This memoir of a clinical psychologist (also a professor of psychology) chronicles her own depression over a period of a year and a half, from early symptoms, through near despair, electroconvulsive therapy, and hospitalization to recovery. The journey is detailed, not only in its treatment of her emotional states, but of her struggle to maintain family and professional life, keep her house and office organized, and attend to a dying friend.

As her bouts of panic and disorientation grow more apparent, first to herself and finally to others, she seeks refuge in spiritual retreats and in conversation with colleagues, ultimately submitting to treatment. She names the emotional "undercurrents" suggested in the book's title with moving precision: panic over sudden disorientation, anxiety about what to keep secret, frustration with her own unreliability, dread of small duties and ordinary appointments, heartache over her faltering efforts to be a good and present mother.

The consent to hospitalization costs a great deal in humility, in risking a controversial treatment, and in letting go of a professional persona she doesn't know whether she'll be able to retrieve. But clearly the book is written by a woman whose clarity is a testimony to regained mental health and exceptional intellectual clarity. It is not a professional record, but an intensely personal memoir of what was both an encounter with serious mental illness and a spiritual journey.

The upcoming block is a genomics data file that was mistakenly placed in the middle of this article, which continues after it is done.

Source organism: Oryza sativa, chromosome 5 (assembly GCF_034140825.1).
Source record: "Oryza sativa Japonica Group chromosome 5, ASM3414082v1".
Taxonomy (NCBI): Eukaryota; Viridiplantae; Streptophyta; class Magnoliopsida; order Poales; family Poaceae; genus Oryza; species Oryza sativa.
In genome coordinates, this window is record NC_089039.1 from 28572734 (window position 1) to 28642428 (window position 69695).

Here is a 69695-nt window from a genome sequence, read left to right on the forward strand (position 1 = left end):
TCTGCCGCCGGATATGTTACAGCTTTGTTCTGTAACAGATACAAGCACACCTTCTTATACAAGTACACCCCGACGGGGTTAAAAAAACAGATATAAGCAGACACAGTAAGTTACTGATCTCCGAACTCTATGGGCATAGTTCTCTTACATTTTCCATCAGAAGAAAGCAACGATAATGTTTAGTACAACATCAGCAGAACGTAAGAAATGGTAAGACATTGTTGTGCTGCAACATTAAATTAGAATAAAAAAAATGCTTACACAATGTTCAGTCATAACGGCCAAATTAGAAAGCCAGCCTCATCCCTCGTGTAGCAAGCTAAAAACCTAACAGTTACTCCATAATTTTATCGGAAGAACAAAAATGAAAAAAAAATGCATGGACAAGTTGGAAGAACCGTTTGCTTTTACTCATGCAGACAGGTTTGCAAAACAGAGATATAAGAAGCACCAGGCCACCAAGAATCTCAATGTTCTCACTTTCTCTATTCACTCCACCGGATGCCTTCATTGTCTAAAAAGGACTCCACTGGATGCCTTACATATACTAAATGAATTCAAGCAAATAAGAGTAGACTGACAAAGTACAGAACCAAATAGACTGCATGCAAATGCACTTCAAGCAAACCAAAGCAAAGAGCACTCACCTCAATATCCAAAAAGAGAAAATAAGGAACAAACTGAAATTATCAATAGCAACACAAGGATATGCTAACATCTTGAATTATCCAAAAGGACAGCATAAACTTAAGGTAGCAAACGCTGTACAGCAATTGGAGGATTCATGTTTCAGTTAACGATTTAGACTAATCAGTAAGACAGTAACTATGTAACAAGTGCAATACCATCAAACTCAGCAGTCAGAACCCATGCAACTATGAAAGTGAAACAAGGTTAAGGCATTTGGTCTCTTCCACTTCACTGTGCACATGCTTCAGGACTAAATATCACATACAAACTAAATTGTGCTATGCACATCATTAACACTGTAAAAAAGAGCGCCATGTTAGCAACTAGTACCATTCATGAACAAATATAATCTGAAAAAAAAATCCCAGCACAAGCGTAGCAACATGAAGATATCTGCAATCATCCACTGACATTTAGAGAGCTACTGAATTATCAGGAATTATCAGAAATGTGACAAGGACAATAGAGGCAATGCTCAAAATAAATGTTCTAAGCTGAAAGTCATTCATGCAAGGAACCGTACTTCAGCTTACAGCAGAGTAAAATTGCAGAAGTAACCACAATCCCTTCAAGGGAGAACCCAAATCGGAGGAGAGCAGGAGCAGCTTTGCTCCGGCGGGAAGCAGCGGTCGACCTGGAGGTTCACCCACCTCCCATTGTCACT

Among the many accounts of depression now available, this is one of the more startling, engaging, and therefore instructive in that the writer is able to render the complexity of her own emotional states, even the most desperate, with accuracy, simple eloquence, and, at times, wry wit.

She crafts her highly textured story as a novelist might, including dialogues with herself and others, poems and passages that helped in hard moments, and articulate reflections on what she describes. It is intimate without a trace of self-indulgence, and full of compassion for her own remembered pain and that of others who suffer mental illness. A helpful and compelling book for anyone who has had any contact with clinical depression.



Place Published

San Francisco



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